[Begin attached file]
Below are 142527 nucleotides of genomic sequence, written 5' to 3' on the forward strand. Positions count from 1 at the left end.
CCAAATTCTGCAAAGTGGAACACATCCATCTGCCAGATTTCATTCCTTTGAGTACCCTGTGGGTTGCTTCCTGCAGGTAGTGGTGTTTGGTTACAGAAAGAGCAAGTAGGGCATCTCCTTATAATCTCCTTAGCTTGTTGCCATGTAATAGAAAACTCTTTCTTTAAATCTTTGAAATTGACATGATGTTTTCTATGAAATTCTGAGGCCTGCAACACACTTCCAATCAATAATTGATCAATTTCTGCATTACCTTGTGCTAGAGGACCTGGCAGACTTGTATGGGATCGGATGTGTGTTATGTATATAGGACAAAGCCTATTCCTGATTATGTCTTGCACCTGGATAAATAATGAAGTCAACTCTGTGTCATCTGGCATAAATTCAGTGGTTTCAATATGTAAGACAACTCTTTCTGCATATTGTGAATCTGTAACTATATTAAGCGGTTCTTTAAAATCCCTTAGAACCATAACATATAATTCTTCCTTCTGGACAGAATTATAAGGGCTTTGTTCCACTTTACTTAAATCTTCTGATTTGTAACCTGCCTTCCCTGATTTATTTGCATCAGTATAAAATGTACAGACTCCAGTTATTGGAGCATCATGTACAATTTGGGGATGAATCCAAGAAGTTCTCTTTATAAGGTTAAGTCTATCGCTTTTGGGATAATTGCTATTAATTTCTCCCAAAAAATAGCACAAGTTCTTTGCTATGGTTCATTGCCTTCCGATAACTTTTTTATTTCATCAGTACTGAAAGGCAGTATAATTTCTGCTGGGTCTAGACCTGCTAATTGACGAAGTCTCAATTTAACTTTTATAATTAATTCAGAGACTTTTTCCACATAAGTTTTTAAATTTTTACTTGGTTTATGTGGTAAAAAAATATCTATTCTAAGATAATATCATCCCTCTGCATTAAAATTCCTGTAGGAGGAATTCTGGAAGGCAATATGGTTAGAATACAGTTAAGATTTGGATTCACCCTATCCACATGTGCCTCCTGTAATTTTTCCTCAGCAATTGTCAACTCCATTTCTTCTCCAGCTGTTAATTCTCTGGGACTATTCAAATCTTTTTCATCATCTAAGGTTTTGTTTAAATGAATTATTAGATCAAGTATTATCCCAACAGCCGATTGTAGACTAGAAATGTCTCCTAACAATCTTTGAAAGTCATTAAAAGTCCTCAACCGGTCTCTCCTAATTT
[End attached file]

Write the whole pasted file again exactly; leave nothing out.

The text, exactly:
Below are 142527 nucleotides of genomic sequence, written 5' to 3' on the forward strand. Positions count from 1 at the left end.
CCAAATTCTGCAAAGTGGAACACATCCATCTGCCAGATTTCATTCCTTTGAGTACCCTGTGGGTTGCTTCCTGCAGGTAGTGGTGTTTGGTTACAGAAAGAGCAAGTAGGGCATCTCCTTATAATCTCCTTAGCTTGTTGCCATGTAATAGAAAACTCTTTCTTTAAATCTTTGAAATTGACATGATGTTTTCTATGAAATTCTGAGGCCTGCAACACACTTCCAATCAATAATTGATCAATTTCTGCATTACCTTGTGCTAGAGGACCTGGCAGACTTGTATGGGATCGGATGTGTGTTATGTATATAGGACAAAGCCTATTCCTGATTATGTCTTGCACCTGGATAAATAATGAAGTCAACTCTGTGTCATCTGGCATAAATTCAGTGGTTTCAATATGTAAGACAACTCTTTCTGCATATTGTGAATCTGTAACTATATTAAGCGGTTCTTTAAAATCCCTTAGAACCATAACATATAATTCTTCCTTCTGGACAGAATTATAAGGGCTTTGTTCCACTTTACTTAAATCTTCTGATTTGTAACCTGCCTTCCCTGATTTATTTGCATCAGTATAAAATGTACAGACTCCAGTTATTGGAGCATCATGTACAATTTGGGGATGAATCCAAGAAGTTCTCTTTATAAGGTTAAGTCTATCGCTTTTGGGATAATTGCTATTAATTTCTCCCAAAAAATAGCACAAGTTCTTTGCTATGGTTCATTGCCTTCCGATAACTTTTTTATTTCATCAGTACTGAAAGGCAGTATAATTTCTGCTGGGTCTAGACCTGCTAATTGACGAAGTCTCAATTTAACTTTTATAATTAATTCAGAGACTTTTTCCACATAAGTTTTTAAATTTTTACTTGGTTTATGTGGTAAAAAAATATCTATTCTAAGATAATATCATCCCTCTGCATTAAAATTCCTGTAGGAGGAATTCTGGAAGGCAATATGGTTAGAATACAGTTAAGATTTGGATTCACCCTATCCACATGTGCCTCCTGTAATTTTTCCTCAGCAATTGTCAACTCCATTTCTTCTCCAGCTGTTAATTCTCTGGGACTATTCAAATCTTTTTCATCATCTAAGGTTTTGTTTAAATGAATTATTAGATCAAGTATTATCCCAACAGCCGATTGTAGACTAGAAATGTCTCCTAACAATCTTTGAAAGTCATTAAAAGTCCTCAACCGGTCTCTCCTAATTT